And thank you for clarifying the error in the controller chart. As you can understand, when you are first trying to figure this stuff out, it only takes a slight typo to throw someone like me totally off.

    So, I take it you have updated the Kontakt 2 Controller Chart to include the most recent updates (instead of the addendum you came out with when the update was first disseminated)? [Hmmm, I don't know whether to reprint this again in the possibility there might be new developments coming in the no-to-distant future.]

    Well, I definitely want to try to understand how to use this incredible library. Thank you for clarifying this issue, Akihito.

    jeffn1
    For original progressive electronic rock influenced by J.S. Bach and (old) Rush, check out: www.soundclick.com/jeffreynaness.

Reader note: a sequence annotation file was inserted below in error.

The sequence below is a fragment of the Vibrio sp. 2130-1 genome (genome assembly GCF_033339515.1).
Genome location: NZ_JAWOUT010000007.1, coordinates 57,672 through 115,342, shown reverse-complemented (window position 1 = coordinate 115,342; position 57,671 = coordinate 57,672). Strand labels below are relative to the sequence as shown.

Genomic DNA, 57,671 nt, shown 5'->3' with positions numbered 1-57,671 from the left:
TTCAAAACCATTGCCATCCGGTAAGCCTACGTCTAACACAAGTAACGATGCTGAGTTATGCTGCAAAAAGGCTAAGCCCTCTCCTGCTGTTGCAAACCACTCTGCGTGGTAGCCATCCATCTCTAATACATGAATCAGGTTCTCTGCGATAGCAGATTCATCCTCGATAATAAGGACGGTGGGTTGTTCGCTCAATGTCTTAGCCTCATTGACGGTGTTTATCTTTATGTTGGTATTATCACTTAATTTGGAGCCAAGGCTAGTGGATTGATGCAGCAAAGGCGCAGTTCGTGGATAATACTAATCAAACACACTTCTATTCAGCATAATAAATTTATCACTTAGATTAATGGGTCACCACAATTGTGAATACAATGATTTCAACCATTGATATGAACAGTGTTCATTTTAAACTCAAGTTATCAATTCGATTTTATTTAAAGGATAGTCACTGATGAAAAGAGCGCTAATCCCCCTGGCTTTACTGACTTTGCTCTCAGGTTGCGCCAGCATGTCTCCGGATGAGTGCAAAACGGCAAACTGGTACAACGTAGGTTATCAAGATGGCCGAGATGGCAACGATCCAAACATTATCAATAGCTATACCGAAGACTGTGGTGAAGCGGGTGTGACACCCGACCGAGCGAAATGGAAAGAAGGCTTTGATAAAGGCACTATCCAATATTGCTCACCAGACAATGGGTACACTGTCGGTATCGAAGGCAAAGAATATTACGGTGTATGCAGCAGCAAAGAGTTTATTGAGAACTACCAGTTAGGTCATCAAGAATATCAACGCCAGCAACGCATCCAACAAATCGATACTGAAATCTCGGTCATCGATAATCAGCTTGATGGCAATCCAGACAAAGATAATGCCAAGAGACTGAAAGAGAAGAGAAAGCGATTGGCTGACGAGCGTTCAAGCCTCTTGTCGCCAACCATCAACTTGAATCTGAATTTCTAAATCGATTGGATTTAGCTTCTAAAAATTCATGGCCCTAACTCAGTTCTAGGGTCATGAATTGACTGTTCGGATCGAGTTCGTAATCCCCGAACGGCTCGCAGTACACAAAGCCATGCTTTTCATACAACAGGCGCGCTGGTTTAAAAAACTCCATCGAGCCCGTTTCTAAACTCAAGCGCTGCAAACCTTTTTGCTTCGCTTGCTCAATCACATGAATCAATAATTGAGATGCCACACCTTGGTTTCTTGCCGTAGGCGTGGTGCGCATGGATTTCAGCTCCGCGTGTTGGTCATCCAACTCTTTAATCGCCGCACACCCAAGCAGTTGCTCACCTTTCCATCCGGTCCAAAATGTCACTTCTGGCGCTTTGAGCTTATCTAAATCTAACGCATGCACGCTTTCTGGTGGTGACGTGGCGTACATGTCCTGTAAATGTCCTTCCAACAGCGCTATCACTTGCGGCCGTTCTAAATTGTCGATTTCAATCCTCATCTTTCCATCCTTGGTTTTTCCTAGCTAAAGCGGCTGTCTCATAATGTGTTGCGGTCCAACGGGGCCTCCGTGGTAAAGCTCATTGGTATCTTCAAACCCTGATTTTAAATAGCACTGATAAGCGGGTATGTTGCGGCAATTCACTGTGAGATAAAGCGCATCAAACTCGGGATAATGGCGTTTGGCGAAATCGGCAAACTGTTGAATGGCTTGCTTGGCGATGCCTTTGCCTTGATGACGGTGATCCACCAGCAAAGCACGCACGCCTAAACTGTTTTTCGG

9. #9

    Re: Prominy LPC Question

    Quote Originally Posted by jeffn1

    [DELETE]

    jeffn1
    Hello Jeff,

    I think the deleted part in your guess was the correct answer.
    5th-dyad chord and 4th-dyad chord is not a same chord.


    5th-dyad chord





    4th-dyad chord




    The reason the two kind of mapping for 4th-dyad chord are included is;

    In music theory, basically 4th-dyad chord is '' 'bottom note = key (= root)'. It can also be used as sus4 chord.

    But when you play a melody like the famous guitar riff on 'Burn' (Deep purple) with a keyboard, using 'top note = key' mapping is better because the top note sounds stronger than the bottom note in this case.

    In other words, 4th-dyad chord can be interpreted as 'inverted' 5th dyad-chord.


    I hope this helps.

  10. #10

    Re: Prominy LPC Question

    And thanks to you, I found one more mistake in the manual.

    The '5th_4th' .nki files include both 5th-dyad chord and 4th-dyad chord which can be switched from one to another using the key switches.

    Key switch
    C1 = 5th-dyad chord
    C#1 = 4th-dyad chord

    I have forgotten to write this in the manual.
    I'll fix the manual and post it to our webserver shortly.